Property-based testing in Java with JUnit-Quickcheck - Part 1: The basics
To be able to show you what Property-based testing (PBT) is, let's start by grasping the concept of a property in programming languages. Since this is a Java tutorial, I will start with Oracle and their definition of a property in their glossary:
Characteristics of an object that users can set, such as the color of a window.
Property is neither a variable/field or a method; it is something in between which is always true in your context. An example is weight in a postal parcel: this always is greater than zero. In Java the following example implementation would follow:
Breaking changes in Swift 4
Refactoring to Microservices – Using a Document as State
In a previous installment of our Microservice refactoring effort, I’ve introduced a ShopManager and a Clerk to implement the shopping process (see this blog). I ended up with a JSON document transferred between services. To make life easy for myself I just parsed all of the document using Spring magic. This time I will discuss the downside of this strategy and show an alternative.
Why microservices fail
Gianna has joined Avidoo Inc., a productivity platform, as a senior software engineer. In a kick-off meeting with the rest of her team, she brings up the subject of microservices and whether the team has adopted them in any way. She immediately gets a strong reaction.
“We have tried adopting microservices, but they don’t work”, Byron offers.
“It became a terrible mess!”, Kary adds.
Gianna blinked her eyes three times expecting some kind of elaboration, but none followed.
After an uncomfortable silence, Gianna asks: “So what happened?”
“At first it was great. Every time we were asked to create something new we had the opportunity to add a service and use whatever languages and frameworks we wanted to experiment with. We exposed REST APIs on systems it needed to collaborate with or worked on their databases directly. But after a while, things started to break more and more often and development slowed to a crawl.”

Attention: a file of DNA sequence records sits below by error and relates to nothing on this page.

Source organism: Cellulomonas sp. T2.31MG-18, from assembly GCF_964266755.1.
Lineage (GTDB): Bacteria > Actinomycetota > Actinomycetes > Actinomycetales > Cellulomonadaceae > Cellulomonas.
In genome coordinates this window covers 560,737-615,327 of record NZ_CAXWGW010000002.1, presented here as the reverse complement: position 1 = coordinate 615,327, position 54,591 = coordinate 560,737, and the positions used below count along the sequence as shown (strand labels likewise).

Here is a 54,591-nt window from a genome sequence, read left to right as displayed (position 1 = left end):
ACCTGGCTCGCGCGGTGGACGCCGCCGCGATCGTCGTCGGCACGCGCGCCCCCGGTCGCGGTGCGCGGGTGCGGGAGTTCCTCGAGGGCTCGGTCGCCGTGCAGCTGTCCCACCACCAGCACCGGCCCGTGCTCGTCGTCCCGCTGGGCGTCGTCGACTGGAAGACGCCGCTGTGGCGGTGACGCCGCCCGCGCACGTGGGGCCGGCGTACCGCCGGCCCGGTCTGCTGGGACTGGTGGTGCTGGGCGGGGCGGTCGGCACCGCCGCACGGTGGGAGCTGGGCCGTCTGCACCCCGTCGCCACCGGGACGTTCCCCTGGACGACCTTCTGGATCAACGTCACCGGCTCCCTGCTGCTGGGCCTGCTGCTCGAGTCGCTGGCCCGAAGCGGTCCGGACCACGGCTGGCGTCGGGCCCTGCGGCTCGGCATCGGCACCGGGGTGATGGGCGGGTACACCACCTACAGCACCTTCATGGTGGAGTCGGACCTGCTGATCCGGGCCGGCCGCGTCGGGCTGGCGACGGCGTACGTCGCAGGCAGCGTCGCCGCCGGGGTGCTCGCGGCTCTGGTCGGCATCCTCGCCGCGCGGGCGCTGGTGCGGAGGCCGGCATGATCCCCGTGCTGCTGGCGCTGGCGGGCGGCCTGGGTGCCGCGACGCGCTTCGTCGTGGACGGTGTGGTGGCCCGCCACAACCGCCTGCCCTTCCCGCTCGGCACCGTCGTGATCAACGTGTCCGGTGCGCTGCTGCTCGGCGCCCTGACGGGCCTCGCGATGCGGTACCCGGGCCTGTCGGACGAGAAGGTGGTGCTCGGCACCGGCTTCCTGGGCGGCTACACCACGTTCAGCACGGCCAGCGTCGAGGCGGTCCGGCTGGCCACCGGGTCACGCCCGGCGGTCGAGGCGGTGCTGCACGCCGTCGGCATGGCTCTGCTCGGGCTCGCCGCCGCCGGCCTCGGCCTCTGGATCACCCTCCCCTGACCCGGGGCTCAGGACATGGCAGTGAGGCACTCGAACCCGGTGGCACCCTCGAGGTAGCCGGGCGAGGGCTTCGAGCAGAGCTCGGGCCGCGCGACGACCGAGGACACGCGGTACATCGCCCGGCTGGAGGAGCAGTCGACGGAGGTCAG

Gianna sighs. It sounds to her like her team had been building a distributed monolith, while what they had meant to build were microservices.
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Eight Characteristics of Successful Software Projects
We do a lot of software projects at Xebia Software Development. We work most of the time at our client’s location, in their teams. Together we improve the quality of their software, their process, and engineering culture. As such, we’ve seen a lot of projects play out. Most of these efforts succeeded but some failed. Recently we did a retrospective to learn from these experiences. The result is this opinionated list of characteristics of successful software projects.
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Cheating and building secure iOS games
You probably have one of the million games where you earn achievements and unlock specials on your iPad or iPhone. If you develop games, you've probably wondered about people cheating your games? In this blog we're going to show you how to try cheating out yourself and how to build secure iOS games.Read more →
De-mystifying Jest Snapshot Test Mocks
So, let’s say you have a nice React Native setup with the Jest testing library. You want to snapshot-test all your components of course! But you’re getting seemingly unrelated errors when you tried to mock a third party module in your snapshots and you’re lost in all that API documentation. Let’s dig into an example and get a clear picture of what’s happening under the hood.
TDD is not about unit tests
-- Dave Farley & Arjan Molenaar
On many occasions when we come at a customer, we're told the development team is doing TDD. Often, though, a team is writing unit tests, but it's not doing TDD.
This is an important distinction. Unit tests are useful things. Unit testing though says nothing about how to create useful tests that can live alongside your code. On the other hand TDD is an essential practice for improving the design of your code. These are very different things.
Caveats and pitfalls of cookie domains
Not too long ago, we ran into an apparent security issue at my current assignment - people could sign in with a regular account, but get the authentication and permissions of an administrator user (a privilege escalation bug). As it turned out, the impact of the security issue was low, as the user would need to be logged in as an admin user already, but it was a very confusing issue. In this post I’ll try and explain the situation, how browsers handle wildcard subdomain cookies, and what to keep in mind when building an authentication back-end when it comes to cookies storing session information.